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Thursday, 14 March 2013

EU targets global WTO deal to cut red tape

The European Commission is pushing to secure a World Trade Organisation (WTO) agreement that would cut red tape in trade and increase worldwide income by over €30 billion. Two thirds of this would go to developing countries.
Development Commissioner Andris Piebalgs and Trade Commissioner Karel De Gucht have joined forces to help secure a WTO Trade Facilitation Agreement as part of global efforts to increase trade's contribution to development, the European Commission announced on 8 March.
The EU's support follows demands from Least-Developed Countries (LDCs) for help with the deal, which could be agreed at the WTO's 9th Ministerial Conference in Bali, Indonesia on 3-6 December 2013.
On average, Organisation for Economic Cooperation and Development (OECD) members demand five documents at customs and it takes them 10 days to clear goods, at a cost of about €735 per container. By contrast, African countries require on average twice as many documents, up to 35 days to clear exports and 44 days to clear imports, at an average cost per container of €1,285 for exports and €1,535 for imports. The OECD estimates that reducing global trade costs by 1% would increase world-wide income by more than US$40 billion, 65% of which would go to developing countries.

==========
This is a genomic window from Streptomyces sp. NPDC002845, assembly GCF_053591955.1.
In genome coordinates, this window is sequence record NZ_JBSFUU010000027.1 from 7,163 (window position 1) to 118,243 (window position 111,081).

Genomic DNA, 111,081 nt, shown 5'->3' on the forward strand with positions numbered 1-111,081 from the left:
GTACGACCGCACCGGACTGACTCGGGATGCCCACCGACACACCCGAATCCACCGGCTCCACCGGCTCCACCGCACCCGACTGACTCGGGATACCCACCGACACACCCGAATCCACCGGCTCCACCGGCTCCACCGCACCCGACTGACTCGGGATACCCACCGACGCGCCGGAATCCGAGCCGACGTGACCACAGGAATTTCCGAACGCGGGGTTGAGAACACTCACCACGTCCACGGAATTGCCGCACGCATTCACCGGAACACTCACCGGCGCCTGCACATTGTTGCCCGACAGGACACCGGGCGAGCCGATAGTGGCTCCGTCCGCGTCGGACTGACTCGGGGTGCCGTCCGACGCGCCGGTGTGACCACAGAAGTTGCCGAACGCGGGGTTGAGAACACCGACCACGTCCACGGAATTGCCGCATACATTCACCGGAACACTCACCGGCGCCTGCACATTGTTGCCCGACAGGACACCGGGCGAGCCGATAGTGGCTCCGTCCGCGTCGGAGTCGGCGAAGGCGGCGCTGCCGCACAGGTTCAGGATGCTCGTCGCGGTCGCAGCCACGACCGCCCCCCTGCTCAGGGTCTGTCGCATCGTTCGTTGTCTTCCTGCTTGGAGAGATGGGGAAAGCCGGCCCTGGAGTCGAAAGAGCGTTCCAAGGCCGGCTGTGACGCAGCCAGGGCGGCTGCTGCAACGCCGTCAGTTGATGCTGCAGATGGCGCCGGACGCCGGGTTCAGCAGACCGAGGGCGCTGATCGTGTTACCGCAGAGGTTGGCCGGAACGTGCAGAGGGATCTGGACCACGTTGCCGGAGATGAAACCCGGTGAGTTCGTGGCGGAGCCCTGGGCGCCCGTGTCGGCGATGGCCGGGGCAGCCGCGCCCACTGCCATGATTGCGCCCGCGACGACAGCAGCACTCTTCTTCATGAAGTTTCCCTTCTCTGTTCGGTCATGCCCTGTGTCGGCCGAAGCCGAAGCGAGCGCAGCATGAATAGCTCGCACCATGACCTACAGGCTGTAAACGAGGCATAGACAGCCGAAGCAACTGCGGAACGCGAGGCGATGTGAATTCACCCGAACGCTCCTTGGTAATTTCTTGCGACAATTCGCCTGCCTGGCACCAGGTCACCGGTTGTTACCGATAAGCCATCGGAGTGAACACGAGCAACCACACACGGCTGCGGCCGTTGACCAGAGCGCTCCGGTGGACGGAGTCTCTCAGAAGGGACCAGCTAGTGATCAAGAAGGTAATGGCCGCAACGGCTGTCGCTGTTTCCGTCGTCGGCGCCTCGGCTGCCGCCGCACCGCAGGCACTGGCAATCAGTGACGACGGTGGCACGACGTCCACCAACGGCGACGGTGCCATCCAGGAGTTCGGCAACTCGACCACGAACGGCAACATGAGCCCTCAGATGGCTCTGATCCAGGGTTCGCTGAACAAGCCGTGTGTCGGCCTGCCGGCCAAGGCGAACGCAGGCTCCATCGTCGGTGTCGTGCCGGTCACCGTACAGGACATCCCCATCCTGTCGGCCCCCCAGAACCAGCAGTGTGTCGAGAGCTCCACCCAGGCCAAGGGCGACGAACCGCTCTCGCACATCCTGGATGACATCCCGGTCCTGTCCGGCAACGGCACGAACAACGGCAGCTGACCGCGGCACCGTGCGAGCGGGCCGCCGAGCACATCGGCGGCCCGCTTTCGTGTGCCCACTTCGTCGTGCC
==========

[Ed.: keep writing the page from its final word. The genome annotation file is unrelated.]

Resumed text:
"Trade facilitation is about better customs procedures, cutting red tape, fighting corruption, and cutting costs for business. Cutting the cost of trade by just 1% would increase worldwide income by over €30 billion and two thirds of this would go to developing countries,” De Gucht said.


Source: Euractiv

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